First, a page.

Also, after typing out why I had to process linked simulations one cycle at a time, it occurred to me that I could check for communications while both simulations were in halt status even if the communication doesn’t raise an interrupt. This build takes that into account and sees vastly improved performance over the broken one that you never got a chance to use anyway because of the aforementioned .jar mistake…

A new build is attached to this post:

New Features
• Audio is now implemented, disabled by default, toggled with Ctrl+A
• Added disassembler comments for VSU registers

Code Changes
• Rebuilt the Console class with new threading, timing and audio code

Bug Fixes
• Items in the Link menu will now retain the check mark when selected
• Triggered breakpoints will no longer steal focus from other main windows
• Corrected the address that presents BKCOL disassembler comments
• Disassembler comment detection for I/O ports now correctly masks address bits

The key attraction this time around is audio support, and the Sacred Tech Scroll has been updated as usual. There’s very little left for the document before the formal v1.0 release, and the emulator application just needs a few menu items implemented before it’s quote-unquote “ready” for its own version 1.0.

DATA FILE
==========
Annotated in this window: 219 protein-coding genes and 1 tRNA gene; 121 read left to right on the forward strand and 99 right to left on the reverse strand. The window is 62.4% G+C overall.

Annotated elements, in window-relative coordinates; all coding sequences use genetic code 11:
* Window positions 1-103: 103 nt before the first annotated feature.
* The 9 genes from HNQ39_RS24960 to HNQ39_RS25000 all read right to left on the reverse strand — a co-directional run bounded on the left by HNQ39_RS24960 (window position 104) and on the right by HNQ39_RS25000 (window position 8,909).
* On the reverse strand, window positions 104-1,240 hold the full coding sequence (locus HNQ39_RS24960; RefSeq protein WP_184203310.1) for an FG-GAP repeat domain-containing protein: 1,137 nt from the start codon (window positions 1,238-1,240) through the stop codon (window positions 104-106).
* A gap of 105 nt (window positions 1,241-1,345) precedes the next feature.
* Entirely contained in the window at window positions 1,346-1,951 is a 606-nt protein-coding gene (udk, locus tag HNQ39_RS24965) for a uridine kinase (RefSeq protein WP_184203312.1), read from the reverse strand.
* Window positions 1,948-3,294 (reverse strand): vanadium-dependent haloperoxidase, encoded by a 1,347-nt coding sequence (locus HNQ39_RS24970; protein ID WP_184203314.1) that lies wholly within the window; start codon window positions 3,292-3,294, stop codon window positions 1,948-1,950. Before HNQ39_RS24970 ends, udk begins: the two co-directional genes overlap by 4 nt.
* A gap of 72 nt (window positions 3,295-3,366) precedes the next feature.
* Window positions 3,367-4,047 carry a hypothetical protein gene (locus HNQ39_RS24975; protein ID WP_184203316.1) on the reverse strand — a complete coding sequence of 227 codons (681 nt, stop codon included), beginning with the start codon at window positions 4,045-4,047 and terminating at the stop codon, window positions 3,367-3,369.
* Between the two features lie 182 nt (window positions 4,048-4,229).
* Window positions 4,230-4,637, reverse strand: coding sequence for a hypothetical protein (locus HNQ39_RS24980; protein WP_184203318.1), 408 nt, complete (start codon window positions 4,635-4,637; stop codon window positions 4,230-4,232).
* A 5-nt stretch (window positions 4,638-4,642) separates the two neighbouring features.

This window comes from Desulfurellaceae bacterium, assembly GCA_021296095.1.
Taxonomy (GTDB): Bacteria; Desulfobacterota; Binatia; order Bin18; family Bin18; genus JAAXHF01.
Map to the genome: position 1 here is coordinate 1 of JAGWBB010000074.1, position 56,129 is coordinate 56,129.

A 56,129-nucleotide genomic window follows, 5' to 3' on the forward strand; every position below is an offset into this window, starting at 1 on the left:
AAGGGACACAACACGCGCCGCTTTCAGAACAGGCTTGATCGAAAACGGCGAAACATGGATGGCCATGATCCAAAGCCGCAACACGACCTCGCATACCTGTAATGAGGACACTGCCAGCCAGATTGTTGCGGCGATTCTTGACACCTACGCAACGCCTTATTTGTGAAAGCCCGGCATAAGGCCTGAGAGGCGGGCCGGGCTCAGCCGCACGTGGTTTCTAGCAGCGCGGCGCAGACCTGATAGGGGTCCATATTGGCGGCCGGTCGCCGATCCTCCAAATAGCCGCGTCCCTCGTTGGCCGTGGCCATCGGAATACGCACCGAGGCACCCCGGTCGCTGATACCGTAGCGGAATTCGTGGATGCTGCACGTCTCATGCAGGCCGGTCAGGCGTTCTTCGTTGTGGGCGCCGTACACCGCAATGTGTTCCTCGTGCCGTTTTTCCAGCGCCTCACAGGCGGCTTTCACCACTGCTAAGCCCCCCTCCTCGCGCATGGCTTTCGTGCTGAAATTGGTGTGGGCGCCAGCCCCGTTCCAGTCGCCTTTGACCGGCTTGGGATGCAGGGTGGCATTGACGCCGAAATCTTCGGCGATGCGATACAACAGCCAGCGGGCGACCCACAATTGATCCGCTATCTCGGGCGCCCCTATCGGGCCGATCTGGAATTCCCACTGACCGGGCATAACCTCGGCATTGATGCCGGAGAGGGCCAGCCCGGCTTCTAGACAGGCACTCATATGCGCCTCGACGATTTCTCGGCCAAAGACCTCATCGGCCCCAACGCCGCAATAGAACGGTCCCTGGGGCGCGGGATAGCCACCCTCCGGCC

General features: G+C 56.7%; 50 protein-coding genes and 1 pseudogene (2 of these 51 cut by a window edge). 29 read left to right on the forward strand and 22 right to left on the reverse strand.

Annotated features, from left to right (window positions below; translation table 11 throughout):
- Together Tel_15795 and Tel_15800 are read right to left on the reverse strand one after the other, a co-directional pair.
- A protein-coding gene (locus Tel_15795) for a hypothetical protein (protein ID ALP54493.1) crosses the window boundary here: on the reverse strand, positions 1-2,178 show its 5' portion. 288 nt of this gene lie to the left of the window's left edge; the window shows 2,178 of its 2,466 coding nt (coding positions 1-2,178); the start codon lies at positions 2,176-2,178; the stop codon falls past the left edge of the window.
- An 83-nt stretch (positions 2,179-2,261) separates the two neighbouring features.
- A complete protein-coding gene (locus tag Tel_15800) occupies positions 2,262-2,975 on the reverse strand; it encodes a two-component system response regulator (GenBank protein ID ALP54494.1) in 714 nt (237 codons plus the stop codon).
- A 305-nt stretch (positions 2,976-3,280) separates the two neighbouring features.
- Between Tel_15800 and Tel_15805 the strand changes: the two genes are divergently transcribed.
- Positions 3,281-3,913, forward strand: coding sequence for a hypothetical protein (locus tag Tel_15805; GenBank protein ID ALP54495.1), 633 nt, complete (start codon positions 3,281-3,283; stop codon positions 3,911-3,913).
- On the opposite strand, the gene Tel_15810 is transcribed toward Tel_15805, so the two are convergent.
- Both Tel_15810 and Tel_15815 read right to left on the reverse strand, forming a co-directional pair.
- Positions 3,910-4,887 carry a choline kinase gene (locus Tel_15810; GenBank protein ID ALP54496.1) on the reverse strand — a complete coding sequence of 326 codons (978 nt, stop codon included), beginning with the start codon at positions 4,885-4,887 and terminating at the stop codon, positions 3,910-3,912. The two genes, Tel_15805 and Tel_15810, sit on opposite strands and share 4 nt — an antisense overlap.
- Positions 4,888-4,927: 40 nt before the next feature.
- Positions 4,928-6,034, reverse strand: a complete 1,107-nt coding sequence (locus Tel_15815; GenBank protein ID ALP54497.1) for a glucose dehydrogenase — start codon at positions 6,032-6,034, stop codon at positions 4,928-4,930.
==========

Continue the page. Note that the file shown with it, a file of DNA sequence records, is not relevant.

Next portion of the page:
If you give the audio a go, you’ll probably notice pretty quick a bit of a glaring problem: it’s a bit too much for Java to handle unless you’ve got a hulking monster of a computer. On my own box, most games stutter pretty badly, spending more time between frames than presenting them, which is why audio is disabled by default. This isn’t a problem that’s going to go away without a native implementation driving the workload. The JVM profiler does its best to optimize the emulation core, but there’s just too much going on for it to keep up.

Audio does work correctly, though, and dare I say perfectly. Attached to this post is a .ogg file that is a log of audio output from the emulator during a short Wario Land session. If you open it up in an audio editor, you’ll see the actual samples produced by the emulator, including the simulated analog filter that centers the output around zero. All of the samples are unedited, exactly as they came out of the emulator. The only thing I did to the clip was trim off some silence at the beginning.

Also attached to this post is an IPS patch (use it with something like Lunar IPS) that will modify Wario Land slightly in order to use the [font=Courier New]HALT[/font] instruction while waiting for VIP activity. The disassembler and breakpoints came in real handy for this! Performance is improved relative to the unmodified game, but it’s still not quite fast enough on my box. That native implementation is going to be the key to getting performance back up to where it needs to be, but that’s still a ways out yet.

Lastly, a copy of VSU Workshop is attached to this post for testing purposes.